Panel discussion for a more competitive entrepreneurship ecosystem in Tunisia
This Tuesday, July 19th, Cogite was proud to host over 100 people for its event on the Tunisian entrepreneurship ecosystem. Initially intended to be a small panel discussion, high turnout quickly transform the discussion into a lively event, with engaged exchanges that continued for hours. The event also drew a highly diverse crowd, including entrepreneurs, students, public sector representatives, and two female members of parliament!
The panel featured four entrepreneurs who participated in the Cogite delegation to Startup Fest Europe in the Netherlands and was moderated by Ali Mnif, Silatech Country Manager and Co-director of Founder Institute Tunisia. Startup Fest, which took place in May 2016, is Europe’s biggest startup event of the year and helps “startups grow faster by bringing together founders, investors, business leaders and developers.”
During the panel discussion, Jazem Halioui (INNOVA/WebRadar), Amel Saidane (Slickstone), Tarek Ben Abdallah (Afrikwity), and Karim Jouini (Expensya) shared their experiences from Startup Fest and also discussed the question, “How can the Tunisian entrepreneurship ecosystem innovate on a globally competitive level?”
Ali kicked off the discussion by asking for panelist’s takeaways from the trip. Jazem noted that it is essential to benchmark and to learn from different entrepreneurship ecosystems and other entrepreneurs. He also added that these events provide unique opportunities to interact with some of the best, such as Cogite CEO Houssem Aoudi’s ability to ask Eric Schmidt from Alphabet a question from the audience at the Startup Fest Opening.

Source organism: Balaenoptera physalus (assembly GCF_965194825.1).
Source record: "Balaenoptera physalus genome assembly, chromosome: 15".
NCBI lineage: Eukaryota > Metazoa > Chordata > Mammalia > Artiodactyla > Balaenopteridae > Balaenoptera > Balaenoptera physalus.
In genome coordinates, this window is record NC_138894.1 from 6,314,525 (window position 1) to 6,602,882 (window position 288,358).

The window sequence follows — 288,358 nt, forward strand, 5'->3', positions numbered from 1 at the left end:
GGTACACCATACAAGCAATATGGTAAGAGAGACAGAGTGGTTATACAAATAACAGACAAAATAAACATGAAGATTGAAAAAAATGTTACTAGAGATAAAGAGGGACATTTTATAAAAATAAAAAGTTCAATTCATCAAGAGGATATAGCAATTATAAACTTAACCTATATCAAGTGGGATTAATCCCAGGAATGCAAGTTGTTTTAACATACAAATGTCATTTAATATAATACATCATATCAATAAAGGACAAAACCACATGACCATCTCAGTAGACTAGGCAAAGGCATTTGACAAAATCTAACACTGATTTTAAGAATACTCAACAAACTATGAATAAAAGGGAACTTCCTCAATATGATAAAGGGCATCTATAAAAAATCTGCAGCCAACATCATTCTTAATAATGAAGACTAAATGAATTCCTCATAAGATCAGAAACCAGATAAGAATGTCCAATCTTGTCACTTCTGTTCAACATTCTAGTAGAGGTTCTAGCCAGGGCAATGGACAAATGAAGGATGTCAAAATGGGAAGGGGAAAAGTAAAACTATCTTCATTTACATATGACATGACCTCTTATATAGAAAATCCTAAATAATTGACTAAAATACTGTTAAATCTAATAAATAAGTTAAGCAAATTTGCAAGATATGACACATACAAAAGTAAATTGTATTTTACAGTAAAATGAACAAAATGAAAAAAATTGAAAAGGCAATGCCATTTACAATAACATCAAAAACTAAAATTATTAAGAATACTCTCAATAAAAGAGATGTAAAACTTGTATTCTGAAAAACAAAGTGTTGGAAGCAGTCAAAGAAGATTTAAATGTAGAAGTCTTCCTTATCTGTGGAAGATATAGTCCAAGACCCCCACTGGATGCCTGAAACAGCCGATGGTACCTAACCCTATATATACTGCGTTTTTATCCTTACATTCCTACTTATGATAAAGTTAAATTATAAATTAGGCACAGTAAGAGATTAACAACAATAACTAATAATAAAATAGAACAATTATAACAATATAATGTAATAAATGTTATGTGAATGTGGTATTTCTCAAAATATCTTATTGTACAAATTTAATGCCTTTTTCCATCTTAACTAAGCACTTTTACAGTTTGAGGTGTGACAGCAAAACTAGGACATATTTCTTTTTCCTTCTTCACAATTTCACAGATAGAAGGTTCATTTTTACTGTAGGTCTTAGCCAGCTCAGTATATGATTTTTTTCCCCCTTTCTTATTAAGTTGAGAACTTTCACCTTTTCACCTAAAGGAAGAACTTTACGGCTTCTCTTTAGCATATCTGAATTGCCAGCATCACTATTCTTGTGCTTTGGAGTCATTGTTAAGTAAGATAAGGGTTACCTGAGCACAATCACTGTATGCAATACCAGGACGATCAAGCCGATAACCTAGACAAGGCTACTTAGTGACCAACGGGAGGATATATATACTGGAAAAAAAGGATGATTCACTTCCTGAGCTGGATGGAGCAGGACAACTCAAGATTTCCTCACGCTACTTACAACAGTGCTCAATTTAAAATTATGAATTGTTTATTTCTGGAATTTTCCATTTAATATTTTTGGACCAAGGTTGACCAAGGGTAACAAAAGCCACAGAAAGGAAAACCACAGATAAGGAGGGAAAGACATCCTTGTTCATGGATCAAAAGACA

With respect to the Tunisian ecosystem, the panelists all agreed on the need for an overarching, global vision. While there are many great initiatives in Tunisia to support entrepreneurship and innovation, they lack coordination. Moreover, neither the government nor the private sector has yet delivered a comprehensive “exit strategy” as to where all these efforts should be headed. For example, Amel noted that the Startup Delta initiative, spearheaded by the Dutch government, was instrumental to transforming the Netherlands into a world class startup hub.
The panelists also spoke at length about the Tunisian education system and how students as young as elementary school must be taught key soft skills and entrepreneurship concepts from a young age.
During the Q&A session, attendees asked a wide range of questions, including why Tunisian entrepreneurs are not working more with African countries, as they represent a huge potential market. Panels took turns in responding, highlighting barriers such as a lack of institutional support to enter these markets and a low density of Tunisian professional networks compared to Europe, where there is a large Tunisian diaspora.
Following the official end of the panel, rich discussions continued over refreshments in the garden and for far longer than any of us had anticipated!
As Cogite continues to lead delegations to international conferences and to help bring global innovations in entrepreneurship back to our community, we are elated to see Cogite as a safe space for these types of conversations and exchanges to happen; that we are a place where people feel comfortable and excited to learn new things and start building their new ideas.